On the cusp

Winnipeg’s Contemporary Dancers Verge gives dance students professional experience

Since its inception four years ago, Verge has become a great way for audiences to discover up-and-coming talent from Canada’s contemporary dance scene.

A Winnipeg Contemporary Dancers (WCD) initiative, Verge is an emerging artist company and showcase designed to give senior students at the School of Contemporary Dancers professional program experience on the pro stage.

“The School of Contemporary Dancers [SCD] and myself were just looking for a way to offer some professional opportunities for dancers who were just graduating or entering the first two years of their career,” says WCD artistic director Brent Lott.

“We wanted them to have something on their resume and get a feel for how a company operates on a daily basis.”

Brianna Ferguson, Jasmine Allard, Sarah Helmer, James Thomson Kacki, Warren McClelland and Sam Penner are the six dancers performing in this year’s Verge showcase, Feb. 28 to March 2 at the Rachel Browne Theatre. They’re also University of Winnipeg students in the Bachelor of Arts Honours program through the theatre department, specializing in dance.

Lott chooses who will perform in Verge each year, an opportunity that’s a huge honour for the few dancers that make the final cut.

“I’m originally from Victoria, B.C. and I trained in every field possible,” says Ferguson, 22, who will be graduating from SCD this year.

“I did all my ballet exams, then started doing jazz and tap and hip-hop, everything under the moon. Then I met a woman named Constance Cooke who took me under her wing. She’s a brilliant contemporary choreographer who recommended I come to Winnipeg and take this program.

“The biggest thing I’ve learned is how to be open and willing to try everything while also staying safe both emotionally and physically.”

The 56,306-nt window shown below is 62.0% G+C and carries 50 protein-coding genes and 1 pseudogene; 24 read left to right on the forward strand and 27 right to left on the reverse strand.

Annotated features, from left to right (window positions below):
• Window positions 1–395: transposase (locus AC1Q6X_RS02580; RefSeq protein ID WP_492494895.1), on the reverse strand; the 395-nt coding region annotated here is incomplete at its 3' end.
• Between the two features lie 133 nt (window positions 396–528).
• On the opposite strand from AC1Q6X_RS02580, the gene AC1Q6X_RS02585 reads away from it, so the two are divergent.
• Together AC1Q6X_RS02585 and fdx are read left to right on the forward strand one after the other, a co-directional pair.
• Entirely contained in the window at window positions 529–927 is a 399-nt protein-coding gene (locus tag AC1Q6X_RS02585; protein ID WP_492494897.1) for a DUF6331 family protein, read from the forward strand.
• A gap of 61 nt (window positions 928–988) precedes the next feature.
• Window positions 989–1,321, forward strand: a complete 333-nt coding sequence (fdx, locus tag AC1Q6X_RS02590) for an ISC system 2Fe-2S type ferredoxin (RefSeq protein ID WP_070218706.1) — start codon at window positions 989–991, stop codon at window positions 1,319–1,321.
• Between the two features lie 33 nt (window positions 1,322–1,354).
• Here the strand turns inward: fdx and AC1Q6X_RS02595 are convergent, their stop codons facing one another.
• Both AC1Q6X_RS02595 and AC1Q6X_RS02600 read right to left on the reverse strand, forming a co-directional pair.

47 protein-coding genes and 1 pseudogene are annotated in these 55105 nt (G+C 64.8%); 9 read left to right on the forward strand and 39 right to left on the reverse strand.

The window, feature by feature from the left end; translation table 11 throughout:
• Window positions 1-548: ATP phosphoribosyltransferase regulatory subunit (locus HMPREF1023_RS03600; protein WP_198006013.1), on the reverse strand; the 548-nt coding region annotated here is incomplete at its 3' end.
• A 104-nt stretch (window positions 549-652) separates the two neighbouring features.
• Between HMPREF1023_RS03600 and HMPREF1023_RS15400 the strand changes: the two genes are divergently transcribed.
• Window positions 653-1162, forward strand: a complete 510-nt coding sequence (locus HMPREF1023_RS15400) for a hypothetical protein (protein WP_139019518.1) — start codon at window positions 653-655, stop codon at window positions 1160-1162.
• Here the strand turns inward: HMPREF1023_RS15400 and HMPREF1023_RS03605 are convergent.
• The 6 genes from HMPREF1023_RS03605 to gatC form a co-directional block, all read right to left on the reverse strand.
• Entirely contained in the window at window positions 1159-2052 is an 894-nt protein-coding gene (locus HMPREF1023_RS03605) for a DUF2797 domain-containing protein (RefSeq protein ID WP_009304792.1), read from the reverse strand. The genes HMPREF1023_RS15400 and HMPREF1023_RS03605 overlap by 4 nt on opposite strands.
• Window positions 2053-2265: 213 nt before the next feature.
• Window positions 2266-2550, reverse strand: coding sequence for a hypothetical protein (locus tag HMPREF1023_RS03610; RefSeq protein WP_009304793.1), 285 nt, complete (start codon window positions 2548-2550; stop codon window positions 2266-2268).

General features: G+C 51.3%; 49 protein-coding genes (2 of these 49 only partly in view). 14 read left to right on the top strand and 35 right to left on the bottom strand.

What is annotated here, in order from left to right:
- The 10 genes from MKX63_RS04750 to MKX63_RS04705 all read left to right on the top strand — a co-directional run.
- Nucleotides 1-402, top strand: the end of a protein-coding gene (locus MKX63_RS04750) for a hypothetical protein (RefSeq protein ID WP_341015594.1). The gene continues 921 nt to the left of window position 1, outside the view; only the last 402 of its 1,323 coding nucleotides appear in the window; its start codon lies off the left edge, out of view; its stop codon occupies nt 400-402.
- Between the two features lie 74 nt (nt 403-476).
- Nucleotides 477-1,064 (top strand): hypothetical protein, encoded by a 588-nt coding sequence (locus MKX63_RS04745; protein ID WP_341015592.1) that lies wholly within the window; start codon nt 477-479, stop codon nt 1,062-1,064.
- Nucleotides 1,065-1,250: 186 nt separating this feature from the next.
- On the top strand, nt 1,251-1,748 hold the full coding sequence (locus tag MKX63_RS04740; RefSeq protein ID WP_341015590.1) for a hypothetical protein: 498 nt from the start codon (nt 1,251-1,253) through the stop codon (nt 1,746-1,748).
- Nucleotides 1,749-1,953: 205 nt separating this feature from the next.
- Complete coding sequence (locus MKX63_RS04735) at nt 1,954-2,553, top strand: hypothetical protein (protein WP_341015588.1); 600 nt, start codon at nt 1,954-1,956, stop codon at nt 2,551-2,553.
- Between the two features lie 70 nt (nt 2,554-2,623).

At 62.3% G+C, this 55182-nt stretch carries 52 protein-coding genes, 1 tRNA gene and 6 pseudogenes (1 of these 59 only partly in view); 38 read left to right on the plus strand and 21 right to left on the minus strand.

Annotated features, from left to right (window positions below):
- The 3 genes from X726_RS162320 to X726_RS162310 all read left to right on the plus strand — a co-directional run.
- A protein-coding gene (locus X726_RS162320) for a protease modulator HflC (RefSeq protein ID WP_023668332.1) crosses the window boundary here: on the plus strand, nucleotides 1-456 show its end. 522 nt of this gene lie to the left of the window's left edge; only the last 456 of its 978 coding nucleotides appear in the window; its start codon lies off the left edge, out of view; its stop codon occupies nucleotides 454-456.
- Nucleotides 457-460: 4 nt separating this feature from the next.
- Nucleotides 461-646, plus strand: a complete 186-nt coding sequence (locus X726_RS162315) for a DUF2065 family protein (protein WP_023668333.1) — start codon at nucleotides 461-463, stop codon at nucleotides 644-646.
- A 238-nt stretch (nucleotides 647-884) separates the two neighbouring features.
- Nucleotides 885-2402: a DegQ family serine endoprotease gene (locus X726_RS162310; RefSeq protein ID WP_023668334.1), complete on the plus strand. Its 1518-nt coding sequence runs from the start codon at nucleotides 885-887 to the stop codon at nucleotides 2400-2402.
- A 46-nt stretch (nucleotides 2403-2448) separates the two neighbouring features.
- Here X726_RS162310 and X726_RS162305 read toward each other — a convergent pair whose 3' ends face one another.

Lott adds, “and that can be a real challenge because I ask them to do some real crazy shit.”

Verge is put together over the course of five weeks and the piece that’s currently being rehearsed is still untitled as this article goes to print.

“Normally it would take 8 to 10 weeks to do a full-length work, but with Verge we mainly spend all of our time in creation mode and we show a rawer product than we would during a normal show, but a lot of people really like that and it’s quite exciting to see the piece at that point,” Lott says.

The work is estimated to be about an hour long and explores the idea of how community can come together and show support during desperate times.

“Overall, we do a lot of work with duets and there are some solos as well as others being on stage doing support group work while the solo is going on,” Ferguson says. “With the solo work everyone has a different approach to the topic we’re working with so there are a lot of different ideas and intentions.”

“With Brianna’s solo, we’re trying to metaphorically address the feeling of when you’re in a really tough time and you’re being pulled in very many different directions,” Lott says. “There’s a part of you that wants to go for help, but another part of you just doesn’t want to talk about it with anybody.”

Published in Volume 68, Number 21 of The Uniter (February 19, 2014)

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